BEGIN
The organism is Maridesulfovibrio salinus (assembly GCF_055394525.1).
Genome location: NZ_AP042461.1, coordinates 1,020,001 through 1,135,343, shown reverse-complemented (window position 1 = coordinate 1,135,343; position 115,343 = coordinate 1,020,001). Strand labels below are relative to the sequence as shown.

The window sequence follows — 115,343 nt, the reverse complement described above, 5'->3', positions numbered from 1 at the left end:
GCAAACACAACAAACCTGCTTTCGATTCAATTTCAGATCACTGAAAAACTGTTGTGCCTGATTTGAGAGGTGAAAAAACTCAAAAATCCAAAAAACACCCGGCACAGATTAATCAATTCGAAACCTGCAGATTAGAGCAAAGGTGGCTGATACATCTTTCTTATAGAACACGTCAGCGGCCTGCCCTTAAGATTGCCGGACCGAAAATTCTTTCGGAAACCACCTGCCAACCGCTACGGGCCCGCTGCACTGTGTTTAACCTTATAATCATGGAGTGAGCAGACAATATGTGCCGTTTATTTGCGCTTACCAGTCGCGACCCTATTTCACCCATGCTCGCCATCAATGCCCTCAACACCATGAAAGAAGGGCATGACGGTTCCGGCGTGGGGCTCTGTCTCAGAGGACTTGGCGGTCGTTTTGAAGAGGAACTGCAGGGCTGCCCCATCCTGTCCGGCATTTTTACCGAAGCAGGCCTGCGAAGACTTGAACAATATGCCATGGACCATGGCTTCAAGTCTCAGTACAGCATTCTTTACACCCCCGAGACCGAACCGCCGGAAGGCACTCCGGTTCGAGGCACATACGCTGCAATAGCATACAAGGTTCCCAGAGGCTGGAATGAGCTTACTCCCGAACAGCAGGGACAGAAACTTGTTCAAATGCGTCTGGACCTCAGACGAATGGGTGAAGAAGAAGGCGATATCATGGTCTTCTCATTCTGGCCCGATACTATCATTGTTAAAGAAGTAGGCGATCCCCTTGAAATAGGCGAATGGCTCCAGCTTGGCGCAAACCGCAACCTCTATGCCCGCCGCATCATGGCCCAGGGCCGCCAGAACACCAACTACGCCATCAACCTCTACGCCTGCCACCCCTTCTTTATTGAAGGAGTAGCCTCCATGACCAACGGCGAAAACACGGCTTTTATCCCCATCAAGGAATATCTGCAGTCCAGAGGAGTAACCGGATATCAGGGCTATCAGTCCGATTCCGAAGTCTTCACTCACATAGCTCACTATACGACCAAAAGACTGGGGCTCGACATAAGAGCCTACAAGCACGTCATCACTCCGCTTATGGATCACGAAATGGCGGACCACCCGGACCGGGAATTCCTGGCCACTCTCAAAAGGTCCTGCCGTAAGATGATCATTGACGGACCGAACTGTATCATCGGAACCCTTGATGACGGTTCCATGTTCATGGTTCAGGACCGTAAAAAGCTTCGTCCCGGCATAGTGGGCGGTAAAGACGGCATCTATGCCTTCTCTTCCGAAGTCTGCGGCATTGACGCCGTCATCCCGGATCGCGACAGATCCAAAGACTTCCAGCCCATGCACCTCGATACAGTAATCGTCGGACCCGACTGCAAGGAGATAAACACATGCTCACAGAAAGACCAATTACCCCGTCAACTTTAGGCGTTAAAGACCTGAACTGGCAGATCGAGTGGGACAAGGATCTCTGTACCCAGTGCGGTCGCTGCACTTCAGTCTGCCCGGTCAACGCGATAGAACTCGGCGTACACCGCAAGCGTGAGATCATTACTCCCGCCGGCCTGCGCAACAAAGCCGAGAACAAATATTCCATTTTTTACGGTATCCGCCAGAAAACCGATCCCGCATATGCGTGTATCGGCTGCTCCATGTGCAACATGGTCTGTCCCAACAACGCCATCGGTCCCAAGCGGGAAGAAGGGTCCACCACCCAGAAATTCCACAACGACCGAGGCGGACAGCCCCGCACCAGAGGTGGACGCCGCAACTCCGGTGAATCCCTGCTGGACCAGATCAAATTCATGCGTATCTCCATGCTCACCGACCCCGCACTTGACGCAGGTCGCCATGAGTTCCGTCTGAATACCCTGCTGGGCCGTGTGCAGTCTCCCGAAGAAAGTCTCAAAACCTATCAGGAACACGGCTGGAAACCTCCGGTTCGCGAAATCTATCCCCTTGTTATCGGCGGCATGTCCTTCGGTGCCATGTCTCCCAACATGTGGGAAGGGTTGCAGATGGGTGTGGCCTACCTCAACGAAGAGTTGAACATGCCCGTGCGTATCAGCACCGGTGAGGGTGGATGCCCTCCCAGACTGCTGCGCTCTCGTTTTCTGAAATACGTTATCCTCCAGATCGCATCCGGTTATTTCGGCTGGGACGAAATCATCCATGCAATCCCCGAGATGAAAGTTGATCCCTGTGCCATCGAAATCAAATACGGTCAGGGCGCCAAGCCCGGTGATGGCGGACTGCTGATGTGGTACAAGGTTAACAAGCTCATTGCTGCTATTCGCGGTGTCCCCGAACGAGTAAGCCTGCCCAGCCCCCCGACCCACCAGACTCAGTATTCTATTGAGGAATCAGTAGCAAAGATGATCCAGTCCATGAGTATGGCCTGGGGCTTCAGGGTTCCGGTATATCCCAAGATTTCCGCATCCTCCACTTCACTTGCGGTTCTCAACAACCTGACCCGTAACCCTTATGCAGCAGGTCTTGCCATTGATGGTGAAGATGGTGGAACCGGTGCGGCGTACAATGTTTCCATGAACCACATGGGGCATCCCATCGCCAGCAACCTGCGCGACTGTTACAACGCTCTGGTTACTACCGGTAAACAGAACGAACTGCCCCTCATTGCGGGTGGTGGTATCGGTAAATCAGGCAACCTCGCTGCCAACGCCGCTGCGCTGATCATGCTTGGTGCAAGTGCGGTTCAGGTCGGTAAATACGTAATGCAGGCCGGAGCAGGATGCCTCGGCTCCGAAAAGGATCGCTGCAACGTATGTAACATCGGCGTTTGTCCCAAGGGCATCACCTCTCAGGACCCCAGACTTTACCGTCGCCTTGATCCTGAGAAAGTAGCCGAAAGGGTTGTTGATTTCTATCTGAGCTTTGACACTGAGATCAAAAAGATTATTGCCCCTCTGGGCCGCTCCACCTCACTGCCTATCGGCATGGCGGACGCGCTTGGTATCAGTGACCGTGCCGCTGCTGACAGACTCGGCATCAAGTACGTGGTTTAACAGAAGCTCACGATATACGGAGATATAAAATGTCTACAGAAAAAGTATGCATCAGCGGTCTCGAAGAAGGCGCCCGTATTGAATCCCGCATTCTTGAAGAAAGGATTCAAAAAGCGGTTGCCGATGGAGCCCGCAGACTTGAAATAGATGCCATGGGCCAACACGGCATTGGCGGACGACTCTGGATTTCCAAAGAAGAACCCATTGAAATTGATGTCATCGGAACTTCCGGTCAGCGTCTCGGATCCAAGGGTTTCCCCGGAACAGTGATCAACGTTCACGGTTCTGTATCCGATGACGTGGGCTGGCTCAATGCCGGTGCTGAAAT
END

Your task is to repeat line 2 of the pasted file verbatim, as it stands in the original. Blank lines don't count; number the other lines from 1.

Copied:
Genome location: NZ_AP042461.1, coordinates 1,020,001 through 1,135,343, shown reverse-complemented (window position 1 = coordinate 1,135,343; position 115,343 = coordinate 1,020,001). Strand labels below are relative to the sequence as shown.